The art here was spectacular. The two page spread with Ivy was fantastic. And I love some of the throwbacks here – namely, The Riddler acting out the “mirror” scene from Tim Burton’s Batman.
There was also the way that throughout the issue you can a bit of background on each victim. Y’know when like faceless thugs get killed in most comics? Here, you learn their names and some factoid. And later it turns out that Batman was keeping a record of all the casualties. It’s a neat touch.
Tom King really knows what he’s doing right now.
I’m a big Deadpool fan, but I almost didn’t buy this issue. See, I read the first Deadpool Kills The Marvel Universe series and honestly thought it was kind of meh. It just felt pretty pointless to me. But there was something I couldn’t resist. Maybe I just have a weakness for #1’s. Maybe it’s that great cover art. Maybe it’s the fact that Bunn’s been on a roll with X-Men: Blue lately. So I grabbed this.
And I’m actually glad I did. It was lots of fun, and at least the story of WHY he’s killing (again) is a lot more interesting than in the first series.
I loved the artwork here. Specifically that when Deadpool would go on a killing spree you’d see things through his eyes and the art style would change drastically. When he was killing the Uncanny Avengers it got all kids-comic looking. When he took out Thor, Loki, Hercules and their crew it looked like an older comic and referenced those old Marvel swimsuit issues. It’s actually quite fun.
So yeah, maybe I’ll stick with this mini-series after all. I’m always glad to read some good Deadpool comics.
I was not into this issue at all. At all.
Much like the recent TMNT Universe issue that convinced me to abandon that series, I’m now wondering if I’ll be taking a hiatus from the main TMNT book for a while considering it seems to also revolve around Toad and is entirely uninteresting to me.
I am so so sad that this over because it was fantastic. From beginning to end, each of the four issues of this mini-series was stellar. This last one wraps up a lot of the loose ends and finds Kara really deciding that it’s time to admit who she is and be a superhero. She heads off to find Superman at the end, but has also made a powerful enemy. And even Lex Luthor shows up for a split second. So maybe there’s hope for another mini-series continuing this one?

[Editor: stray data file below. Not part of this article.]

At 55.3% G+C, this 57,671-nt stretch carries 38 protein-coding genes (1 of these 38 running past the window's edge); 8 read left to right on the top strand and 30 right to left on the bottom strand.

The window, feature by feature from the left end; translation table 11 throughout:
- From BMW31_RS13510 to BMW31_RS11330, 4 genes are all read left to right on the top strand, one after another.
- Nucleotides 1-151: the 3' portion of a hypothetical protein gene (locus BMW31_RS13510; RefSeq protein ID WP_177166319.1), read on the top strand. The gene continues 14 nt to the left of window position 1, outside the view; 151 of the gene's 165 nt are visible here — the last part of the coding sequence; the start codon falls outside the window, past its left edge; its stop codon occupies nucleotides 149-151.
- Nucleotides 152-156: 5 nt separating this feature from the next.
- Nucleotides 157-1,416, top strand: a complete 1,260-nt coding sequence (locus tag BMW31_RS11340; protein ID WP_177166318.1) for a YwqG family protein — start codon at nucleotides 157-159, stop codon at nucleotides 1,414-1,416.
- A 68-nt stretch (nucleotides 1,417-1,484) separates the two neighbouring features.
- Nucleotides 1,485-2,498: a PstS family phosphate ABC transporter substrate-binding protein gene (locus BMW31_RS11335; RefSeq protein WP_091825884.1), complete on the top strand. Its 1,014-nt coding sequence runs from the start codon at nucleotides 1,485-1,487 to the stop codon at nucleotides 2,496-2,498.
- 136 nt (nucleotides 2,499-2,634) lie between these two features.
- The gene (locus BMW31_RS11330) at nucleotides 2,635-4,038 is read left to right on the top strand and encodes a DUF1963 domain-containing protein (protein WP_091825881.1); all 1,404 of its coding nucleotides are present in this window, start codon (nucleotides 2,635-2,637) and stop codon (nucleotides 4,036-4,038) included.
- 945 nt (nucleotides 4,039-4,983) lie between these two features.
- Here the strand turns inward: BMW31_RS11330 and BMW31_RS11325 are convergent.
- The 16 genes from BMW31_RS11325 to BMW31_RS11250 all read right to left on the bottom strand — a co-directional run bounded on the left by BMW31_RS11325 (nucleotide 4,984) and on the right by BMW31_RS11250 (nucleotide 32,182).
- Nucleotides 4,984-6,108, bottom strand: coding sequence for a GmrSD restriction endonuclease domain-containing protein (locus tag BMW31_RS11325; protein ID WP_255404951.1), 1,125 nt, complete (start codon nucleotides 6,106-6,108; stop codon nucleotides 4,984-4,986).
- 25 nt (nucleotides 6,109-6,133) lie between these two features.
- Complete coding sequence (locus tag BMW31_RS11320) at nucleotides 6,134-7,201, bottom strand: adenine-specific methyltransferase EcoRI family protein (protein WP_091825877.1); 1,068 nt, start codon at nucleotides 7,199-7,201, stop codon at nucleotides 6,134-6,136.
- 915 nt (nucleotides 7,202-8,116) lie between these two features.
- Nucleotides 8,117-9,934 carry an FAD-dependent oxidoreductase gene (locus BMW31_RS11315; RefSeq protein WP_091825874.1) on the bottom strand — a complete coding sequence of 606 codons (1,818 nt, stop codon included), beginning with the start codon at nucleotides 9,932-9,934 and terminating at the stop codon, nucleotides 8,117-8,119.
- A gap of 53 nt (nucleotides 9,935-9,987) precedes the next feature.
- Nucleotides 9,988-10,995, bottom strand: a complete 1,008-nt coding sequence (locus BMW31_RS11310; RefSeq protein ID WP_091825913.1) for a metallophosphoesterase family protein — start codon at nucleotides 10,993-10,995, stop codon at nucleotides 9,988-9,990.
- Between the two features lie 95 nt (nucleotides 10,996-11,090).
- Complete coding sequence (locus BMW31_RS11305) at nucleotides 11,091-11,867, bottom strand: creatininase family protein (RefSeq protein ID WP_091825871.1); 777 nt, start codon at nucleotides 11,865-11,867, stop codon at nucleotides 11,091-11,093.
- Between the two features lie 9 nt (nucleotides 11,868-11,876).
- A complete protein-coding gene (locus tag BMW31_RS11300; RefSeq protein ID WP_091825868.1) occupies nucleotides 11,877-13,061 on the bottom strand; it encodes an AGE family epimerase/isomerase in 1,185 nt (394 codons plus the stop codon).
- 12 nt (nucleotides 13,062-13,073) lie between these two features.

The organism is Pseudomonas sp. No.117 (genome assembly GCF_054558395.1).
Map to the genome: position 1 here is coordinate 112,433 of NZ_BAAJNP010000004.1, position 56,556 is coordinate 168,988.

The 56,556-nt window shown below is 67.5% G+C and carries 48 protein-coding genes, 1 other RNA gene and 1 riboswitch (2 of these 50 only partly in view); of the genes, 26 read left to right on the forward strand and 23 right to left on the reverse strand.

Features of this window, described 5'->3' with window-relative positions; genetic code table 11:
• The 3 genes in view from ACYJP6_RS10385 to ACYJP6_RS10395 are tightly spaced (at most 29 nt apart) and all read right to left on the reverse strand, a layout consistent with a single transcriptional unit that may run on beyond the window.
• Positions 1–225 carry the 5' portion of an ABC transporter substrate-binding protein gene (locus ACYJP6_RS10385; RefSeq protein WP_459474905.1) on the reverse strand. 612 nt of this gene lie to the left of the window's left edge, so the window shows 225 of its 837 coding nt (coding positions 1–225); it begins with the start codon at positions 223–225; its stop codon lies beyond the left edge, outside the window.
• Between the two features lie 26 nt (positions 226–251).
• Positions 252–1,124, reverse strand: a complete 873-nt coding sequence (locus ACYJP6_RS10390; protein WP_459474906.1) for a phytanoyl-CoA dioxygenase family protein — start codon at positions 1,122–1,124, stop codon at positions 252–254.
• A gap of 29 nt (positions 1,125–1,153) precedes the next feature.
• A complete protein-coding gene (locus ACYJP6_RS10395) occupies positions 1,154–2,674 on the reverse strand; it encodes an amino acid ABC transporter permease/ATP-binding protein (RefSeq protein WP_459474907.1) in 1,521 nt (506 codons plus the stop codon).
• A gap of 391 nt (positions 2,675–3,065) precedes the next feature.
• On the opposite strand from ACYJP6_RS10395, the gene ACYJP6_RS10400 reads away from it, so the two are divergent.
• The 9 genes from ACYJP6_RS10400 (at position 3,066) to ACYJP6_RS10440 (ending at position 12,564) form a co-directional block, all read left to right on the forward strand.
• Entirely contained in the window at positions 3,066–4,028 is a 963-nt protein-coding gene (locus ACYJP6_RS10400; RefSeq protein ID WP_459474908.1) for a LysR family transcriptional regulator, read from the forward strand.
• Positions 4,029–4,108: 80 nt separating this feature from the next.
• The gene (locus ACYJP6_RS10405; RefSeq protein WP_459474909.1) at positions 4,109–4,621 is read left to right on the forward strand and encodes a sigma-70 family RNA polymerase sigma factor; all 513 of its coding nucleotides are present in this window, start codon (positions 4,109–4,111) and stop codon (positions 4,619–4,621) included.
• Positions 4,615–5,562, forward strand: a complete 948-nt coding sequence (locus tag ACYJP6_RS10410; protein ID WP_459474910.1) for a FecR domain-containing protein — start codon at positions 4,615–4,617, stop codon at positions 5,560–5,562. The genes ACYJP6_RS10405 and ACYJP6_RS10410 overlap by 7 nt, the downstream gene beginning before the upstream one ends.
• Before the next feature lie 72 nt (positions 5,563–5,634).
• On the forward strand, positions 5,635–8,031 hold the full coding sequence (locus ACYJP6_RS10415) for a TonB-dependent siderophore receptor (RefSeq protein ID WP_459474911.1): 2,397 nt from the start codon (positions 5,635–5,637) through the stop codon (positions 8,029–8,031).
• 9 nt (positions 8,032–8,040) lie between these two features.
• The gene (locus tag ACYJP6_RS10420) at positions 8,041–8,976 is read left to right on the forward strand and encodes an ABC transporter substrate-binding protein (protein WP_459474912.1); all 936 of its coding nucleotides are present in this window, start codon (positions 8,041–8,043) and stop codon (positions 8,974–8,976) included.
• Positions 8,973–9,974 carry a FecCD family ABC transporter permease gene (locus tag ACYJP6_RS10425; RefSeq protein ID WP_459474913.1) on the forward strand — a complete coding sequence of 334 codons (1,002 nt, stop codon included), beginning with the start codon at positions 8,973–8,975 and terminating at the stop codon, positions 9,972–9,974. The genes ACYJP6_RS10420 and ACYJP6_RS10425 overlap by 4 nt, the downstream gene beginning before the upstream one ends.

I can wish, can’t I? Everything was just so great here. Mariko Tamaki’s writing was so perfect. I’ve enjoyed her work on Hulk, but she just really knows how to write for Kara and her friends. And maybe my favorite thing about this book was Joelle Jones’ art. I mean seriously, Jones was born to draw Supergirl.
Being the eternal optimist that I am, I buy a lot of #1’s. I’m always eager to find something new and different. Something special. When I saw Secret Weapons #1 listed on the release schedule this past week, I knew nothing about it. And honestly, probably would have glossed right over it had it not been for one thing: it was written by Eric Heisserer who wrote the movie Arrival which absolutely floored me.
I am pleased to announce that with Secret Weapons #1 I’ve found something new and different. I have found something special.
While the setup at first glance may not sound so unique – a secret agency doing secret experiments in a secret lab on subjects with rather inhuman powers – I promise you that it is done in such a unique way. I know it sounds a little Weapon X-ish. Or maybe even a lot Weapon X-ish, but really it’s got its own voice right out the gate of this first issue.
Most importantly this book is following the lives of several rejects from this project. Yes these outcasts have special powers. But they’re not especially good ones. They’re hardly useful. There’s the girl who talks with pigeons, or the guy who can make stuff glow. My favorite is the kid who can summon things from thin air – he just can’t control what he summons. So he accidentally summons a gun when he’s working his shift at the local hardware store, but summons an umbrella when he needs a gun.
Oh right – and yeah, he needs a gun at one point because these secret project defects are being hunted by this really scary alien thing. To say that there’s a lot going on in this first issue would be an understatement. But it’s all handled so well. And the artwork is excellent. I really must applaud this new book and look forward to subsequent issues.